want to read Cantoras? visit here

Night by Sulochana Manandhar (tr. Muna Gurung)

Cover of Night - part of the Translating Feminisms series

a nutshell: first jotted in the lap of night, this Nepali poetry collection is a sublime expression of the collaborative power & beauty that can emerge from women translating women in Asia’s literary landscape

a (few) line(s): “Night is an expectant mother | If you are doubtful, just wait; | early tomorrow morning | it will give birth to the sun” *

an image: in the exquisite opening to the poem ‘Sieve’, we watch as the poet pours scattered pieces of her heart on night’s sieve and begin to sift

a thought: I was moved by so many of these poems, but one that’ll stay with me for some time is ‘Property’, in which night is portrayed as the land in which the poet feels free – where she no longer fears subjugation

a fact: to method-translate parts of this collection, Gurung set alarms for various odd hours of the night (which goes some way towards illustrating the devotion that she so clearly feels for Manandhar’s writing)

want to read Night? visit here

* in the Translator’s Note, Gurung mentions how Sulo refers to night as ‘ ऊ ‘ – the gender non-specific third person pronoun in the Nepali language

Translating Feminisms is an initiative to showcase intimate collaborations and conversations between some of Asia’s most exciting women writers and emerging-star translators.

The Farm by Joanne Ramos

book spine on side of sofa, the farm by joanne ramos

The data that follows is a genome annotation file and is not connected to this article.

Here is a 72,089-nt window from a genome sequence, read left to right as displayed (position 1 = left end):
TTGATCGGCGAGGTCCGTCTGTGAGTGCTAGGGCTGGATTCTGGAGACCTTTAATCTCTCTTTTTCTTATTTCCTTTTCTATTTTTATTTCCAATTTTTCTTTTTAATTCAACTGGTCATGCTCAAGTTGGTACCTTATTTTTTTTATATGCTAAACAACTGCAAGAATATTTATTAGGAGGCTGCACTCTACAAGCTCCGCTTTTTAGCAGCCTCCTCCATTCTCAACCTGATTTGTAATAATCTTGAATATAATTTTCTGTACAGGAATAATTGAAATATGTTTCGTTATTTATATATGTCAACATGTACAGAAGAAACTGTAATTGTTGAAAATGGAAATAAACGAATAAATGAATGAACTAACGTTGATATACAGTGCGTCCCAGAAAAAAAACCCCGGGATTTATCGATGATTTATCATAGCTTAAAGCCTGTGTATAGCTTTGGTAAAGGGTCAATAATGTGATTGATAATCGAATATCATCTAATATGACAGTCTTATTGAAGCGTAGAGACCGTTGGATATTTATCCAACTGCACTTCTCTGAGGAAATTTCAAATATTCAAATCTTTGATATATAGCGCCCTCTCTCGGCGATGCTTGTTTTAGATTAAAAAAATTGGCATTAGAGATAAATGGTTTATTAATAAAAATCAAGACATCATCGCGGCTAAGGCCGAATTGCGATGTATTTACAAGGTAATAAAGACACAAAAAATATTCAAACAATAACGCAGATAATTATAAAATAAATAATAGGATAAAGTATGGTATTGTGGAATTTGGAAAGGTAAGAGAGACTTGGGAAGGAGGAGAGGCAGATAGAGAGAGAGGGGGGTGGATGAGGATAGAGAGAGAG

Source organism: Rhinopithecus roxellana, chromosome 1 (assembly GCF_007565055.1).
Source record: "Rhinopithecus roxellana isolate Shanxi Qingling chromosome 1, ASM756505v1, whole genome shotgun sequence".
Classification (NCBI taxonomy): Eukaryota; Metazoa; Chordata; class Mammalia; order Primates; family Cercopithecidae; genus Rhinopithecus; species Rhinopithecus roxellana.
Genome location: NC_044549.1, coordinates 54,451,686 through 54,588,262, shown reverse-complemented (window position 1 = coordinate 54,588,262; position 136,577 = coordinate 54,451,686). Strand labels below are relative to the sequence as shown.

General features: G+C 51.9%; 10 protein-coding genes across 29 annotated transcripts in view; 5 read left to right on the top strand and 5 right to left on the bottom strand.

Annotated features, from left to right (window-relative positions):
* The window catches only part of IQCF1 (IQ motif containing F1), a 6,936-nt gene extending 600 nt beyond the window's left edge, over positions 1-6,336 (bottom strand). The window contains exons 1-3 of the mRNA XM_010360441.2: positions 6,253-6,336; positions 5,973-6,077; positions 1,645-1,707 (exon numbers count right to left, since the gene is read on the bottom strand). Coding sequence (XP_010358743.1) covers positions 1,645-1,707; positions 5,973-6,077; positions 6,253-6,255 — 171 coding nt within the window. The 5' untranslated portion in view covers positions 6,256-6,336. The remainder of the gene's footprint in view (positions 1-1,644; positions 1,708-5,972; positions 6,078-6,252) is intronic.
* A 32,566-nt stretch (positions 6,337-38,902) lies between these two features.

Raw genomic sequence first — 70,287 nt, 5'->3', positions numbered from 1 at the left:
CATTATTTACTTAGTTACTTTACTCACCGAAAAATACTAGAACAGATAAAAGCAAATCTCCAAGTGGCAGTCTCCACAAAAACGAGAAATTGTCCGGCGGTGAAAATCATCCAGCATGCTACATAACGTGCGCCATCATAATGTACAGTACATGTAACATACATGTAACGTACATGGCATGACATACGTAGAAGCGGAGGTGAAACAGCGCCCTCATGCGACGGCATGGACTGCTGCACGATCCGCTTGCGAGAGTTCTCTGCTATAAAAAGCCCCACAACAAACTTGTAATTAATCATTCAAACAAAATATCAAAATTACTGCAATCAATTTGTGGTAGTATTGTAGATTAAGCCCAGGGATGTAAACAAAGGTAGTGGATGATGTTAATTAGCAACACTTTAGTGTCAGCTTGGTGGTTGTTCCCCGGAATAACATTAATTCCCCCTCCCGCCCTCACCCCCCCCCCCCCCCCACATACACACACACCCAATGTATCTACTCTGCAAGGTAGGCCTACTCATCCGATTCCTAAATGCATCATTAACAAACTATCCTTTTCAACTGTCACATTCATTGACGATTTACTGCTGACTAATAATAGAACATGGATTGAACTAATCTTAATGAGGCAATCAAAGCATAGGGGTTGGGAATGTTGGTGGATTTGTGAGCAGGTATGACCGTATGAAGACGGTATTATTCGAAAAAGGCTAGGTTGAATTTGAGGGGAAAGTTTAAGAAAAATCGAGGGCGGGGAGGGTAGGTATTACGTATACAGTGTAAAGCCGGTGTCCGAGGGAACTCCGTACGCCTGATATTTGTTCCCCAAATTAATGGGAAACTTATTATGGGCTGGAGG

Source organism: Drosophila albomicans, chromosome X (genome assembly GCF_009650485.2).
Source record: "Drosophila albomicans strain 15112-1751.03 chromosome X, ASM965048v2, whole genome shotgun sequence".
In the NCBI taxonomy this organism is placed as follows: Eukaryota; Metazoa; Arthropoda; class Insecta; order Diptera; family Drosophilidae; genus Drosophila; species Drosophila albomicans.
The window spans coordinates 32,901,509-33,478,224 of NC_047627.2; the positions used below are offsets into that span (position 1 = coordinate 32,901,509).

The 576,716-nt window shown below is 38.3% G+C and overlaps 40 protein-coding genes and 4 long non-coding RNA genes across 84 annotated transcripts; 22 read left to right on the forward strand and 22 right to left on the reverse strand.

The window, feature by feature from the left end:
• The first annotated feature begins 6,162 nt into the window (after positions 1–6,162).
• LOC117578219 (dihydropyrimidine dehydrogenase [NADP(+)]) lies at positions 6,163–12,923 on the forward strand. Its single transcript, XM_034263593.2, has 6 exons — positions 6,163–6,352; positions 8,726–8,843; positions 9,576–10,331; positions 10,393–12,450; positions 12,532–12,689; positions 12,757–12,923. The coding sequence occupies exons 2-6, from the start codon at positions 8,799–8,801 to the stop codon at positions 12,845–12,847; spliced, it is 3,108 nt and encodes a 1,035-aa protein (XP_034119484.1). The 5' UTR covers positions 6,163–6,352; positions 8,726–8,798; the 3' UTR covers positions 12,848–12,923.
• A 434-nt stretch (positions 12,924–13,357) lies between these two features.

a nutshell: an eerie depiction of hypercapitalism & bodily colonisation, this novel follows a Filipina immigrant to the US who commits to being a ‘Host’ at Golden Oaks – a venture sort of like the Uber of pregnancies, where immigrants are paid to get a foetus from A (insemination) to B (birth) for the convenience of rich clients

a line: “But how many Good, Obedient Anyones truly make it in the world?”

an image: Ramos often conjures up an acutely oppressive atmosphere in her portrayal of life at the ‘Farm’, particularly in one scene where she describes humble bloated bodies, a crushing sky above, and the possibility of unnoticed shards of glass below (after a bottle is smashed)

a thought: this book was suggested by Cara Teo Ong, aka thebookingchild, who got in touch with the idea of a ‘buddy read’; after we had both read the novel, we shared our thoughts – take a look at Cara’s recap of our conversation here & read her own review here!

a fact: yesterday I stumbled across a news article (through my work in women’s rights) about 32 Cambodian women who received suspended jail terms for carrying the babies of Chinese clients – this is no ‘dystopia’, this is now

want to read The Farm? visit here

Tentative by Anna Leader

cat and ebook

a nutshell: set in Paris but sprawling across Central Europe, this teen fiction (written by a Luxembourger teenager) follows a young girl whose heart is pulled in different directions

a line: “Or did you develop a tolerance for sadness, like a drug, and need larger and larger doses to produce the same effect?”

an image: there were many reminders of my adolescence in this novel, with some poignant chapters in which the main character immersed herself in books (& berries) to escape teen turmoil

a thought: it was so refreshing to read a book with a happy ending – I hadn’t realised how much I needed to dip into this unrefined yet enjoyable book

a fact: aged 16 when she wrote this, Leader is the youngest author I’ve read so far for this project – this is her first (semi-autobiographical) novel

want to read Tentative? visit here